The nature of the remedies for domestic violence
There are currently two types of orders introduced by the Family Law Act 1996 and intending to serve as safeguards to victims of domestic violence. The first type is non-molestation orders and the second type is known as occupation orders.
Defining non-molestation orders
Non-molestation orders are orders in form of injunctions. Therefore, such orders contain provisions prohibiting the abuser from engaging in a specific course of action as defined in the order itself.
The usual conditions contained in those types of orders are:
A provision prohibiting the respondent from molesting another person who is associated with the respondent;
A provision prohibiting the respondent from molesting a relevant child.
There is no legal definition currently in place defining molestation since no such was introduced by the Family Law Act 1996, which is now governing the law around domestic violence. Nevertheless, some guidance is in existence from all common law to assist the courts in the interpretation of the term. Therefore, as established so far, violence is seen as a form of molestation but molestation could occur without the threat and use of violence and still be serious and inimical to mental or physical health.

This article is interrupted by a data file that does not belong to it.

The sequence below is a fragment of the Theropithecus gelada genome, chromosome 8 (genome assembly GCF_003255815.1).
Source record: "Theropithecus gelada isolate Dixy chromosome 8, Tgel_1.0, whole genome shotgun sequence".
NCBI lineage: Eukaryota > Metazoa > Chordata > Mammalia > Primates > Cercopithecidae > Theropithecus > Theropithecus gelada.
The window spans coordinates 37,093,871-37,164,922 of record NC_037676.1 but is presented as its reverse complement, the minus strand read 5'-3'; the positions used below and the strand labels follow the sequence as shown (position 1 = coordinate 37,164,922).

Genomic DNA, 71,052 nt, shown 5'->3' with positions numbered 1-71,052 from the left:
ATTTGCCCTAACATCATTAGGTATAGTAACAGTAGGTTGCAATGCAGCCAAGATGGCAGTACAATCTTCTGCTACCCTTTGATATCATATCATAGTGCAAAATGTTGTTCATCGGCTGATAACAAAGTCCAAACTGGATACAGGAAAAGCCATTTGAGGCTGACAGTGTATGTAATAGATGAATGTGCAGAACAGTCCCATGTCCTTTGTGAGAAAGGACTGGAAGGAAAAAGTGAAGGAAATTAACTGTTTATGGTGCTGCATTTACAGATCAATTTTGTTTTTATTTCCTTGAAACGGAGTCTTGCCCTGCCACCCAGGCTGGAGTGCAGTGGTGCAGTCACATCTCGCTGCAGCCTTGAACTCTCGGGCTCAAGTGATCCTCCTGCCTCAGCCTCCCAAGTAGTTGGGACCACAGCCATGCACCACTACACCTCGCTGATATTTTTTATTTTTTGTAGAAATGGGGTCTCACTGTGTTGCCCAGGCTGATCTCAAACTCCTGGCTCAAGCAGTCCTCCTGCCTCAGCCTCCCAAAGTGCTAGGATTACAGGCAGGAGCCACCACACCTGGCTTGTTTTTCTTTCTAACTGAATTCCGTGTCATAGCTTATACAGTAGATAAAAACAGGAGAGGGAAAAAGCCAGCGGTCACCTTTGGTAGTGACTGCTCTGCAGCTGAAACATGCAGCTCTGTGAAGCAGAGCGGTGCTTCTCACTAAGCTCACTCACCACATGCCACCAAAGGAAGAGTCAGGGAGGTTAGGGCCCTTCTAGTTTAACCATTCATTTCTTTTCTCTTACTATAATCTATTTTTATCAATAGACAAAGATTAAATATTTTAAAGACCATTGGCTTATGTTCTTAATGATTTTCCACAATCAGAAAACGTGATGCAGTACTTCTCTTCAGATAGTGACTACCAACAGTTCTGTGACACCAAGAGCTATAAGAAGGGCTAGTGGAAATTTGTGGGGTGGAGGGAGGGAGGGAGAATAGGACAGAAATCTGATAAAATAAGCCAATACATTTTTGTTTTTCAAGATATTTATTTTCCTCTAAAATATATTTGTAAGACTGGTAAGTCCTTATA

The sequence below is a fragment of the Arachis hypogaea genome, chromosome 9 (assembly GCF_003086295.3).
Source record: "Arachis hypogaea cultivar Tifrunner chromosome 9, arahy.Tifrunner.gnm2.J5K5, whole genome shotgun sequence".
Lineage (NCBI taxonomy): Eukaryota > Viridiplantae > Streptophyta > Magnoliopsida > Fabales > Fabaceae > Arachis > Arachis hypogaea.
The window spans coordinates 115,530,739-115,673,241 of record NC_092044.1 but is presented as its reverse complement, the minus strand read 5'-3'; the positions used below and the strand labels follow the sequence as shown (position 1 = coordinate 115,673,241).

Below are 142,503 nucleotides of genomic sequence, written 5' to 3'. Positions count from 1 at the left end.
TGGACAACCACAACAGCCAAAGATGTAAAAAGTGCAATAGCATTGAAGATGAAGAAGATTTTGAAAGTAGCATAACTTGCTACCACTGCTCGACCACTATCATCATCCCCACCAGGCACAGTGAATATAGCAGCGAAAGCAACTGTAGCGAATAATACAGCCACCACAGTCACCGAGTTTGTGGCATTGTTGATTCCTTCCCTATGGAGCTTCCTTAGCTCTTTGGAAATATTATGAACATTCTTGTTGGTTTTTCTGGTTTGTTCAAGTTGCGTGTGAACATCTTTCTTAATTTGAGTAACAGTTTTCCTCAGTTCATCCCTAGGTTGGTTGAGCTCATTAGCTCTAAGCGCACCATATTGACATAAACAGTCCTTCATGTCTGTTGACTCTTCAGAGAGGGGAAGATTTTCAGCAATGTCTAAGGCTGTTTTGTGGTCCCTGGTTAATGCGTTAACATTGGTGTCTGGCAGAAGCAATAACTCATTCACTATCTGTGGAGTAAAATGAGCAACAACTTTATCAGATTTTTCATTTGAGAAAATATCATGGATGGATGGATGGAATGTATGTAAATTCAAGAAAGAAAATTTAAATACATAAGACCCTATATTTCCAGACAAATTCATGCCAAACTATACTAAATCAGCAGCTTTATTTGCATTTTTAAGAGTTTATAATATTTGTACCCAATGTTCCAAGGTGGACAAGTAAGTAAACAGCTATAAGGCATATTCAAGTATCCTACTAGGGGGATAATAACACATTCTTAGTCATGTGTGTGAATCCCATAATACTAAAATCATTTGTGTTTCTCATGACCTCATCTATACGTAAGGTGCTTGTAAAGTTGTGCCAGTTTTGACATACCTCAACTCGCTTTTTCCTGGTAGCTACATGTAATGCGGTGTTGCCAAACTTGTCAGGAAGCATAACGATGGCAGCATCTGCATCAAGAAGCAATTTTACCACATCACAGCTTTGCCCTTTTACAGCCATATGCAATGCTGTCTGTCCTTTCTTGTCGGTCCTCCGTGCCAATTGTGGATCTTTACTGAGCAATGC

The lack of definition serves the purpose of providing for relaxation of the application including keeping the remedy flexible and able to adapt to different circumstances.
Who can apply?
The order can be made in relation to ‘associated persons’ and ‘relevant children’.
Associated person encompasses a large group including current or former spouses, civil partners and cohabitants as well as those who are living as husband and wife but are not married.
For more information on:
- When can an order be made?
- Factors the courts take into account
- The effect of the order
- Variation and discharge